Responsible HR recordkeeping starts long before any job candidate walks through the door the first time, and doesn’t end until long after the person leaves.
Myriad employment laws force you to keep all kinds of documents for varying periods — including Title VII, ADEA, FLSA, FMLA, ERISA, the Equal Pay Act (EPA) as well as OSHA.
Most employment law attorneys recommend you keep everything until five years (some recommend seven years) after an employee has left, to be on the safe side of all the different laws.
The trouble with recordkeeping at most companies is that you don’t know how good your records are until you get involved in litigation – that’s the litmus test of any system. But by the time a lawsuit is filed, it’s often too late to remedy important gaps.
Litigation has exposed trouble spots in employers’ recordkeeping ranging from omitted information, incorrect information, sloppy files and even “smoking guns” lurking in files that prove bias or other illegal behavior.
What different laws require
Here’s a rundown of document retention rules under applicable laws, courtesy of leading employment attorney Joseph Beachboard:
- General personnel records – one year from the time a record is made or an action is taken, whichever is later.
- Equal pay – any record relied upon to justify wage differentials between men and women — two years.
- Payroll and leave records – name, address, occupation, birthdate, rate of pay and weekly comp — three years under FLSA, ADEA and FMLA. (Note: The Lily Ledbetter law creates a “rolling” statute of limitations going back to every time an inadequate paycheck was issued).
- I-9 forms – three years post-hire or 1 year after termination, whichever is later.
- OSHA logs – five years.
(Note: Employee medical records need to be kept 30 years after termination — some cancers due to workplace exposure don’t manifest themselves until much later. This is the outlier.)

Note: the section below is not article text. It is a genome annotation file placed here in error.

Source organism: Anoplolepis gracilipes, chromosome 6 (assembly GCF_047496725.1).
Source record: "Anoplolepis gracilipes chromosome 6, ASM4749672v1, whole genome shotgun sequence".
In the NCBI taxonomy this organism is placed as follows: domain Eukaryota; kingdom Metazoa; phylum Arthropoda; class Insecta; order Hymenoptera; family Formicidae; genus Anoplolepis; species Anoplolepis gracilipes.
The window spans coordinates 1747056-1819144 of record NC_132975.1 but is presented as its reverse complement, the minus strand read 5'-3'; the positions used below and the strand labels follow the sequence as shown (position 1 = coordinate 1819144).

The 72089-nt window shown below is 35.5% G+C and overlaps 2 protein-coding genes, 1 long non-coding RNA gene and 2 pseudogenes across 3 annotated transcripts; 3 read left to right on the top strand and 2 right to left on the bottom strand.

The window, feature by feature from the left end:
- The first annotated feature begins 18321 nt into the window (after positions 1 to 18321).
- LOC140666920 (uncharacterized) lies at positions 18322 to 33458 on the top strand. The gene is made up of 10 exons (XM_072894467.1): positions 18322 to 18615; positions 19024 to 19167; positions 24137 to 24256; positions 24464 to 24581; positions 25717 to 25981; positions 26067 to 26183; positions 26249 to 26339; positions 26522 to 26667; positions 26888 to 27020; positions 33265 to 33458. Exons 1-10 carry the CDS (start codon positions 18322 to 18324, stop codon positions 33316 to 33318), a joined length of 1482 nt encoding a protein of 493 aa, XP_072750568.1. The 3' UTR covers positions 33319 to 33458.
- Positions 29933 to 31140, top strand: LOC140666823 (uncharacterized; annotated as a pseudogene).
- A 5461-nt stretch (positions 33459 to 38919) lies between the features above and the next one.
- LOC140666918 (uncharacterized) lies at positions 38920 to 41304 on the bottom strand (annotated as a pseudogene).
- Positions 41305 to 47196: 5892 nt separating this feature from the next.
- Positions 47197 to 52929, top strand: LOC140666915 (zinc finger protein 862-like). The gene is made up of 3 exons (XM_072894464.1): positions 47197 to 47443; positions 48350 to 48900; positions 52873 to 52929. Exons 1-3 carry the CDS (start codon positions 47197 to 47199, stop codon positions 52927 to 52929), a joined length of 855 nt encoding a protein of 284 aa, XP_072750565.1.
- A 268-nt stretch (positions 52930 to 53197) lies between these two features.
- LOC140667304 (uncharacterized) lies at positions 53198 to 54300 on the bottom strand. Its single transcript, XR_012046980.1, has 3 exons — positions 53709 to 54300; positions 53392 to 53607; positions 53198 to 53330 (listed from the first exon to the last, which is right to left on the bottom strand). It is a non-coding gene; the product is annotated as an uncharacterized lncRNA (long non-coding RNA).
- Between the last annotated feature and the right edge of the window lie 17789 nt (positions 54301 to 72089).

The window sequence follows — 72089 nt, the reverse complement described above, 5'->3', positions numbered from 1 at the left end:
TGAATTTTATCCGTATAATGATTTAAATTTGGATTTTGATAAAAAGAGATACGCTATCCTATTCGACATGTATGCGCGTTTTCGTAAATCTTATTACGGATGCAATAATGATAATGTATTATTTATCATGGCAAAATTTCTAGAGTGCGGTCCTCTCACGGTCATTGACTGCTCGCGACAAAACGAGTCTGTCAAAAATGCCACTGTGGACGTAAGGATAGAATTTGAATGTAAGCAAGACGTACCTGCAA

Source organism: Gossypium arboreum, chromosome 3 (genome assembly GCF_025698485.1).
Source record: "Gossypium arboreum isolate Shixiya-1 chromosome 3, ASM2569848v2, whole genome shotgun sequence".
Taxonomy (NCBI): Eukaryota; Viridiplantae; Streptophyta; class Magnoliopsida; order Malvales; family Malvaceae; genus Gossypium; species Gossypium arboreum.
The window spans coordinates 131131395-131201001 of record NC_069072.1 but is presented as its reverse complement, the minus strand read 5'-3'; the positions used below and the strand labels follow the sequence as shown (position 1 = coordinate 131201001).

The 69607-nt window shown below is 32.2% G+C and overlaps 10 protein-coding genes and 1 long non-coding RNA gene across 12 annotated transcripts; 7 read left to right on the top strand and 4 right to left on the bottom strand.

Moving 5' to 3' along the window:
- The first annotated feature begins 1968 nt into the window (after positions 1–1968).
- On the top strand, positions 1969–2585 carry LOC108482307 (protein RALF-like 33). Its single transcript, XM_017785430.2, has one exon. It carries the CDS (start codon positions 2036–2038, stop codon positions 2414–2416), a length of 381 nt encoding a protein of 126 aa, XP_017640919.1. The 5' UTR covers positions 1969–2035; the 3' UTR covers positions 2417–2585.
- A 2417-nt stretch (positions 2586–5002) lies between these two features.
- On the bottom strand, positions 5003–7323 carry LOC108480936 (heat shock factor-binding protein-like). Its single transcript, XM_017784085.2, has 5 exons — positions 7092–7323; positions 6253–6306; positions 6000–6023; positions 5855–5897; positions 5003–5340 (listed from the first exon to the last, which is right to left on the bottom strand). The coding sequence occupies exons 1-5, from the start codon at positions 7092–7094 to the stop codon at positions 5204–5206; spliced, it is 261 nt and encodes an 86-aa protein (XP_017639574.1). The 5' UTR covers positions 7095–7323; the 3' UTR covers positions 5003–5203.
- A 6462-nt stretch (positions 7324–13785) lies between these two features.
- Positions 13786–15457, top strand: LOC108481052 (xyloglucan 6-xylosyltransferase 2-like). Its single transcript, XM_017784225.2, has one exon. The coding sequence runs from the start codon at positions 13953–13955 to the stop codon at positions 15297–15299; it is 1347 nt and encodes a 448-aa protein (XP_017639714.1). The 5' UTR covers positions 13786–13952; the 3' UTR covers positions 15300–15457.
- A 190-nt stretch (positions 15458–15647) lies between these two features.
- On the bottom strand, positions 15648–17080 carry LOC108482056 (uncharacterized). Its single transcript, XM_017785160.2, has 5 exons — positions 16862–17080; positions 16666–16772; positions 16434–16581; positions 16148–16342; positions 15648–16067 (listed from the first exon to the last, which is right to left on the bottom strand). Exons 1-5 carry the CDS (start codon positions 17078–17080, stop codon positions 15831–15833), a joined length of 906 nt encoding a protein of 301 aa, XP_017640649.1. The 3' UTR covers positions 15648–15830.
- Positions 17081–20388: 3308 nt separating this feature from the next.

Litigation? All bets are off
Once you’re on notice that any matter may become the subject of litigation, you have to keep everything until the case is settled, Beachboard warns.
You must “reasonably anticipate” litigation when you get notice that a lawsuit is being filed, notice of a DOL complaint or EEOC charge, or an attorney demand letter, but also when you receive an internal complaint – even if no government agency or attorney is yet involved.
What you have to keep obviously includes the personnel file of the complainant and all documents relating to his/her application, hiring, promotions or transfers, disciplinary actions, evaluations, training, payroll and medical records.
But it also include less obvious documents such as job postings and job descriptions, complaint records of others, investigation notes and documents, supervisor notes and records, and anything relating to an alleged harasser or wrongdoer.
It’s often quite a chore to put all documents together from various sources, such as the plaintiff himself (check his work area and computer), supervisors, co-workers, HR, payroll, accounting, benefits and medical.
Bottom line: A company’s best defense is usually in its records.
Your own attorney will love you if you have good employee handbook and policy receipts, strong and effective policies prohibiting harassment and discrimination, training records of plaintiff and his supervisor, and complaint records.